• How much input does the family have in developing the IEP? Are they welcomed to provide information/questions?
  • Who is the school psychologist or diagnostic evaluator who will perform 3-year-evaluation? What is the background, specialized training, and experience of that person in the area of impact of hearing loss and Deafness on educational development?
  • Does the family know how to call an IEP meeting if they feel a change may be needed in the IEP?
  • How is data reported at report card time (IEP data as opposed to the mainstream report card)?

Speech and Language Pathologist (SLP)

  • What’s is the SLPs specific background in working with students who are deaf and hard of hearing and how long have they been at this site?
  • What specific training has the SLP received in listening skill development?
  • How is the SLP working with the DHH teacher to incorporate classroom objectives (concepts, vocabulary, language expansion) into your child’s SLP sessions so that both the teacher and the SLP are coordinated in working on similar goals?
  • Does the SLP coordinate with private therapists if your child is receiving outside speech/listening and language skills?
  • Is information about the focus of outside therapy sessions shared with the DHH teacher and support staff (interpreters, OT, PT, paraeducators)?
  • Does the SLP routinely use the ASL interpreters as well as the student’s hearing technology in their sessions (as appropriate to the specific student)?
  • Can the family visit/observe during SLP sessions with the student?
  • Are there homework or activities specified with families to support development at home?

Hearing Technology:

  • Do both the teacher’s and interpreters know how to support hearing technology?
  • Can everyone troubleshoot the hearing assistance technology?
  • The IDEA law requires that schools must ensure student hearing devices are functioning. Are daily checks performed to make sure hearing devices are working appropriately? If so, can the staff demonstrate how monitoring is performed? Can they provide the data sheets used for equipment checks and listening checks?
  • How immediately can the child access hearing device batteries if needed?
  • Are the mainstream classrooms set up with classroom audio systems (soundfield) and if so, are they in use in appropriate coordination with the hearing technology used by the student with hearing loss? (i.e., are classroom audio systems compatible with FM/DM/RM systems if your child requires FM/DM/RM?)
  • Is there an audiologist available to assist with auditory access and hearing technology issues? How often is the audiologist available? Can the family contact the audiologist?
  • How recent is the hearing assistance technology provided by the school (FM/DM/RM)?
  • Are staff from the school district in routine communication with the cochlear implant centers in the area to allow appropriate 2-way communication in support of students who use cochlear implants?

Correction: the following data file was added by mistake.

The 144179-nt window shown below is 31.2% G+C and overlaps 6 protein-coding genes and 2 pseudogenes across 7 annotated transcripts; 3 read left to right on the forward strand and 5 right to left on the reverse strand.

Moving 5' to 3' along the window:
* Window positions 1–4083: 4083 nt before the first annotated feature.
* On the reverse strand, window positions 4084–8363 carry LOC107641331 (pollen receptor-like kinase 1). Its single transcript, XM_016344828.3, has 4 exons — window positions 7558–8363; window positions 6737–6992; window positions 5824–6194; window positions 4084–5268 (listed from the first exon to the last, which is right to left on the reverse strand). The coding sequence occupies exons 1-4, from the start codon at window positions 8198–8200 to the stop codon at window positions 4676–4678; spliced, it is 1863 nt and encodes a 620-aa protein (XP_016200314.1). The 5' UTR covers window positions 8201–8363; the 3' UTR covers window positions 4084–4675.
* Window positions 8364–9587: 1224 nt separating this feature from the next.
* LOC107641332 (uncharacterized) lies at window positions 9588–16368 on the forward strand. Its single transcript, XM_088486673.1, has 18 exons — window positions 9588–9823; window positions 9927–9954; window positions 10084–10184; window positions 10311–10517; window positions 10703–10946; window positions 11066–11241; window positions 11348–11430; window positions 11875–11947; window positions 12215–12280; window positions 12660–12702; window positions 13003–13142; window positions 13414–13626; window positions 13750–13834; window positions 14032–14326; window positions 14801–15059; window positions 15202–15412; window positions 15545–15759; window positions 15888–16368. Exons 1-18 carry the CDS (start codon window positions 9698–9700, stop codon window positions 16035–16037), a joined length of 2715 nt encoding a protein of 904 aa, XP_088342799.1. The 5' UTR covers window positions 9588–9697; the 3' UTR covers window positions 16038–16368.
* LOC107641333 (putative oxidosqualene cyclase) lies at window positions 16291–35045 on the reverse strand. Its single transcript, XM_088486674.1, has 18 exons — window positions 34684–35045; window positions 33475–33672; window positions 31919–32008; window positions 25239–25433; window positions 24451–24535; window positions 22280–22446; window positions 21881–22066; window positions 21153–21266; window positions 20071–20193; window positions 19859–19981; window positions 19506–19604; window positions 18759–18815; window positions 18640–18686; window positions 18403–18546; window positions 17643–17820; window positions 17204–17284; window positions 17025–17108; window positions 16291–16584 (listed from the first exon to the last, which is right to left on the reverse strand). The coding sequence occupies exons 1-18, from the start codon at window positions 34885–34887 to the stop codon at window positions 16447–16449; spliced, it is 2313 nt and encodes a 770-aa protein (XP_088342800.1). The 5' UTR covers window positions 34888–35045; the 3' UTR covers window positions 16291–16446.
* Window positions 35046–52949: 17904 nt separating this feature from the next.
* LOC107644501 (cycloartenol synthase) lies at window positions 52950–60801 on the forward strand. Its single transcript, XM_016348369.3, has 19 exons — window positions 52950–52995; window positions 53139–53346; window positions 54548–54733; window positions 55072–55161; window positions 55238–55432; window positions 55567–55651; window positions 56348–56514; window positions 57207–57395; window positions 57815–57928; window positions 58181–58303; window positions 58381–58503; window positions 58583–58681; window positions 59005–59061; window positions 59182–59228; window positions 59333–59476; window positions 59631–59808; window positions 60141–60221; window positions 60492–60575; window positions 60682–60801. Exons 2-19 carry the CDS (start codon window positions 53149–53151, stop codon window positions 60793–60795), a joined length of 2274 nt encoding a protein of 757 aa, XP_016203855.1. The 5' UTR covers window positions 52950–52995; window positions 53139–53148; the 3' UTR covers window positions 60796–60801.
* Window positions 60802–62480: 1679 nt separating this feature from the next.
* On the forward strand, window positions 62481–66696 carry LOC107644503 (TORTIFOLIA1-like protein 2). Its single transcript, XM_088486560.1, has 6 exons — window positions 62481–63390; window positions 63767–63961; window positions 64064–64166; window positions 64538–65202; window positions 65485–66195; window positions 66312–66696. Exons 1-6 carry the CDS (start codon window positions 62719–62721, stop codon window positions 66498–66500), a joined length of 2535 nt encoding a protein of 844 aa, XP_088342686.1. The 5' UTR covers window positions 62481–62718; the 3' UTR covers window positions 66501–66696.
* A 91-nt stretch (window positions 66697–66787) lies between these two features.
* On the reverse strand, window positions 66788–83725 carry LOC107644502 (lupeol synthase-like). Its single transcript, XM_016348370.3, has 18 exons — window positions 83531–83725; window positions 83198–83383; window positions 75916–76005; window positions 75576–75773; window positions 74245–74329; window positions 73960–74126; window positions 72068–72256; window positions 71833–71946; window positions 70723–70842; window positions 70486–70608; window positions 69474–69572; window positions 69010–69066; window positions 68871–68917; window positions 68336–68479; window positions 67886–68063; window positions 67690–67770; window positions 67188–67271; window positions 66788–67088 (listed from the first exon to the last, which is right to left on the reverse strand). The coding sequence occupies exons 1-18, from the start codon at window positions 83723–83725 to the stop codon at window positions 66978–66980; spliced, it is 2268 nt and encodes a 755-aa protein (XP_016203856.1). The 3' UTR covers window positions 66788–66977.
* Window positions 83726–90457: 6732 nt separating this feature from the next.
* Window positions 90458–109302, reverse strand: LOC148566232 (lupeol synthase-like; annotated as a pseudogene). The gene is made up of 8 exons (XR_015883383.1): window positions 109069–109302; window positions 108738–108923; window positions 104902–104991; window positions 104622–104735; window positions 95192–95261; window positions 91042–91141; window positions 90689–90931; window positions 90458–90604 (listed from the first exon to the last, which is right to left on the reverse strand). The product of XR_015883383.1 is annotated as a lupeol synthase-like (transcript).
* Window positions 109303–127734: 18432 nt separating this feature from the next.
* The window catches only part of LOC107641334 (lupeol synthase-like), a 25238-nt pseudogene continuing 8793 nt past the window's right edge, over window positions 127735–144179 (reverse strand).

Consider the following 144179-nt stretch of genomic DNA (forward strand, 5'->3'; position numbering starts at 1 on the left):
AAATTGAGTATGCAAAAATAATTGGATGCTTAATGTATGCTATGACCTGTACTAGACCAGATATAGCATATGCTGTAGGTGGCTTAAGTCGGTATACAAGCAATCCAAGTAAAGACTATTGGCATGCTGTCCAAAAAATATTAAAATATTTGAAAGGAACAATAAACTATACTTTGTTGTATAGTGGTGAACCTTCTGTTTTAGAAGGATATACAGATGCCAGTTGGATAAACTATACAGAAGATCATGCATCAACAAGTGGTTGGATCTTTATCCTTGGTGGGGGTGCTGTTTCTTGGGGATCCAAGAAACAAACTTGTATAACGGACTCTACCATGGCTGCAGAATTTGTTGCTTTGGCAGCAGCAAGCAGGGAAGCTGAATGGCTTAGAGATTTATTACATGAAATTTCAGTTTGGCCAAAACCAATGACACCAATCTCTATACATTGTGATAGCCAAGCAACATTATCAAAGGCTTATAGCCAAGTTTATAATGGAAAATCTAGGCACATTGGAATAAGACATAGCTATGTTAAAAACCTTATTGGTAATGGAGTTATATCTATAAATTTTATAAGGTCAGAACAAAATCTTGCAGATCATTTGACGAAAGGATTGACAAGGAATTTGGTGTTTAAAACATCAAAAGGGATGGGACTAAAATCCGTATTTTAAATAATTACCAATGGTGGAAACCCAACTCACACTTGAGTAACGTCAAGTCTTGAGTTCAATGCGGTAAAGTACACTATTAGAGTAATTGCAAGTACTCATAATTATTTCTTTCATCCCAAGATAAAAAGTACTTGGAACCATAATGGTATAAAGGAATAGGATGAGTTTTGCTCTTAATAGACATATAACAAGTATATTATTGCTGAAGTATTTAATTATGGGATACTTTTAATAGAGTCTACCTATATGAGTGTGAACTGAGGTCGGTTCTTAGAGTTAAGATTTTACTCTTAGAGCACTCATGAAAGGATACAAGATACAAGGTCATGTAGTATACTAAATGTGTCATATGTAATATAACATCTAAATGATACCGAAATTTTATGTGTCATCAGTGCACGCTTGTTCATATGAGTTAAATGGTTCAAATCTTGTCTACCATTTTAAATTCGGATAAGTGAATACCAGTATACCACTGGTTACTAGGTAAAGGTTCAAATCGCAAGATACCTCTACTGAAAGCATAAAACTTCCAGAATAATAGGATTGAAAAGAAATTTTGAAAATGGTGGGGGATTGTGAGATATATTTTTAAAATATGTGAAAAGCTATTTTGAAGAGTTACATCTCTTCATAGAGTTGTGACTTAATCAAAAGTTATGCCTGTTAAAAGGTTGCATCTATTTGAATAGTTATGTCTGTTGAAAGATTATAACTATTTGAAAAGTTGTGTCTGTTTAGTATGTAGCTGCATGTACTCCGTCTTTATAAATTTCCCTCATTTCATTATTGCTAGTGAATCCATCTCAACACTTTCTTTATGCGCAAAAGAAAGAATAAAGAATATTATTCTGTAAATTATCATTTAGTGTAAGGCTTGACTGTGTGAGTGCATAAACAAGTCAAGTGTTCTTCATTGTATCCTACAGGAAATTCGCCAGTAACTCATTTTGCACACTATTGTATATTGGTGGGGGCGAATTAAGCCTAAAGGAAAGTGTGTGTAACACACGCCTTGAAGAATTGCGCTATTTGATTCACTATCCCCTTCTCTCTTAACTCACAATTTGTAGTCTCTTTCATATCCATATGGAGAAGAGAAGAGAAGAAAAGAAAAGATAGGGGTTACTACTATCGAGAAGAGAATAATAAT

Joan Lockye
Teacher of the Deaf/Hard of Hearing

 

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Supporting Students Who Are Deaf Plus

Supporting Students Who Are Deaf Plus

The term “Deaf Plus” refers to having both hearing loss and another disability or eligibility that qualifies the student for special education under the IDEA. It can often be difficult for educational teams to appropriately support these students as some IEP teams will only recognize or focus on one eligibility (ie: only medical issues, only autism, or only hearing loss) and not address all needs with equity. Lack of knowledge about the impacts of hearing loss by teachers and administrators adds to this challenge. The result leaves some students and families without all of the appropriate supports and services they need in the educational setting. Just as children with hearing loss cannot know when they didn’t hear something, specialists and educators don’t know what they don’t know about a disability they have not studied.

Approximately 40% of children with hearing loss have another disability. Newborn Hearing Screening (NBHS) programs test babies for hearing loss prior to leaving the hospital. However, when children are born with other medical conditions or other disabilities that are evident at birth, their hearing loss is typically identified 2 1/2 months later than children with no other medical conditions1. Unfortunately, children who have medical conditions identified after the newborn period, including but not limited to ADHD, Cerebral Palsy, Autism Spectrum Disorder (ASD), and other physical/medical conditions that are evident at birth, are often not successfully screened for hearing loss. The children may be screened, but because they are hard to test, the results may not be taken seriously, are documented as unreliable, or are not followed up on while the medical professionals and families deal with other identified and known areas of need. Additionally, while the IDEA indicates that IEP teams should not identify children with hearing loss as being eligible for special education under the qualifying condition of Specific Learning Disability (SLD), there are professionals in the field who recognize that children can have both hearing loss and a learning disability.